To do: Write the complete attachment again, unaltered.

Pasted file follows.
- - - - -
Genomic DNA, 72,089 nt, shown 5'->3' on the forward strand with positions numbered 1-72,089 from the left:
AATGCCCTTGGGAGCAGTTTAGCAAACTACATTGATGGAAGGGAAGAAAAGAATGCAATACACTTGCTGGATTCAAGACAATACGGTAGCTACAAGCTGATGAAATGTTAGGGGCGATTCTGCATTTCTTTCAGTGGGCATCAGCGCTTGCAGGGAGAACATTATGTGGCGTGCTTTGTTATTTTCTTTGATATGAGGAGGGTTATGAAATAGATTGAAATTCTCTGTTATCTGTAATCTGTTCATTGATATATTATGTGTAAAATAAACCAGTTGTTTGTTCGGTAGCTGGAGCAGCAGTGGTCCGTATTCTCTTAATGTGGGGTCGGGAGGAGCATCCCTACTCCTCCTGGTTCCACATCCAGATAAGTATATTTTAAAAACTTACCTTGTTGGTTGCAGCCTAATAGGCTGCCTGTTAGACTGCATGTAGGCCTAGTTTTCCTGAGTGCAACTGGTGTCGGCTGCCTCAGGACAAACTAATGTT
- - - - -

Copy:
Genomic DNA, 72,089 nt, shown 5'->3' on the forward strand with positions numbered 1-72,089 from the left:
AATGCCCTTGGGAGCAGTTTAGCAAACTACATTGATGGAAGGGAAGAAAAGAATGCAATACACTTGCTGGATTCAAGACAATACGGTAGCTACAAGCTGATGAAATGTTAGGGGCGATTCTGCATTTCTTTCAGTGGGCATCAGCGCTTGCAGGGAGAACATTATGTGGCGTGCTTTGTTATTTTCTTTGATATGAGGAGGGTTATGAAATAGATTGAAATTCTCTGTTATCTGTAATCTGTTCATTGATATATTATGTGTAAAATAAACCAGTTGTTTGTTCGGTAGCTGGAGCAGCAGTGGTCCGTATTCTCTTAATGTGGGGTCGGGAGGAGCATCCCTACTCCTCCTGGTTCCACATCCAGATAAGTATATTTTAAAAACTTACCTTGTTGGTTGCAGCCTAATAGGCTGCCTGTTAGACTGCATGTAGGCCTAGTTTTCCTGAGTGCAACTGGTGTCGGCTGCCTCAGGACAAACTAATGTT